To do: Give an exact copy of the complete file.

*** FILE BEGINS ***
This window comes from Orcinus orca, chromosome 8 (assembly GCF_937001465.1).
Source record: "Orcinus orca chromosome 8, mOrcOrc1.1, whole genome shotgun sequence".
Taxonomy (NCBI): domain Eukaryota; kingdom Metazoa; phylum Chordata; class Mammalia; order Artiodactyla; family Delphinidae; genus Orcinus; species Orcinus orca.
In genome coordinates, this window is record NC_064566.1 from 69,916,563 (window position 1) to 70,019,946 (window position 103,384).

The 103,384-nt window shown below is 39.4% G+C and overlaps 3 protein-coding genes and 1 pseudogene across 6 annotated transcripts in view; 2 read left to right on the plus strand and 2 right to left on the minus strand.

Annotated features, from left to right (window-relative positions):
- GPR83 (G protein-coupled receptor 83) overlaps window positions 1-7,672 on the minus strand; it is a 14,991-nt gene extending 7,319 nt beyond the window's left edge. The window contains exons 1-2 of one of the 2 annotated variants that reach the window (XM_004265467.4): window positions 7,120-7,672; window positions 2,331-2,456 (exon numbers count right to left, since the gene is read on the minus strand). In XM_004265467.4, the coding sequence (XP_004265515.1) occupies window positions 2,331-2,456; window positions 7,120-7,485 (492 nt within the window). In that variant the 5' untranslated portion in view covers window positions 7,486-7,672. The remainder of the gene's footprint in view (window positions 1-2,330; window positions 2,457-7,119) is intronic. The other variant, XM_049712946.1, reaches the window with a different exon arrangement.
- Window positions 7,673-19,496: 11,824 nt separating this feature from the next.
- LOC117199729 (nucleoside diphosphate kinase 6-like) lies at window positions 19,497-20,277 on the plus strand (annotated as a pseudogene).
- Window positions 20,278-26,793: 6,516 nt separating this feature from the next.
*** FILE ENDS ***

This window comes from Orcinus orca, chromosome 8 (assembly GCF_937001465.1).
Source record: "Orcinus orca chromosome 8, mOrcOrc1.1, whole genome shotgun sequence".
Taxonomy (NCBI): domain Eukaryota; kingdom Metazoa; phylum Chordata; class Mammalia; order Artiodactyla; family Delphinidae; genus Orcinus; species Orcinus orca.
In genome coordinates, this window is record NC_064566.1 from 69,916,563 (window position 1) to 70,019,946 (window position 103,384).

The 103,384-nt window shown below is 39.4% G+C and overlaps 3 protein-coding genes and 1 pseudogene across 6 annotated transcripts in view; 2 read left to right on the plus strand and 2 right to left on the minus strand.

Annotated features, from left to right (window-relative positions):
- GPR83 (G protein-coupled receptor 83) overlaps window positions 1-7,672 on the minus strand; it is a 14,991-nt gene extending 7,319 nt beyond the window's left edge. The window contains exons 1-2 of one of the 2 annotated variants that reach the window (XM_004265467.4): window positions 7,120-7,672; window positions 2,331-2,456 (exon numbers count right to left, since the gene is read on the minus strand). In XM_004265467.4, the coding sequence (XP_004265515.1) occupies window positions 2,331-2,456; window positions 7,120-7,485 (492 nt within the window). In that variant the 5' untranslated portion in view covers window positions 7,486-7,672. The remainder of the gene's footprint in view (window positions 1-2,330; window positions 2,457-7,119) is intronic. The other variant, XM_049712946.1, reaches the window with a different exon arrangement.
- Window positions 7,673-19,496: 11,824 nt separating this feature from the next.
- LOC117199729 (nucleoside diphosphate kinase 6-like) lies at window positions 19,497-20,277 on the plus strand (annotated as a pseudogene).
- Window positions 20,278-26,793: 6,516 nt separating this feature from the next.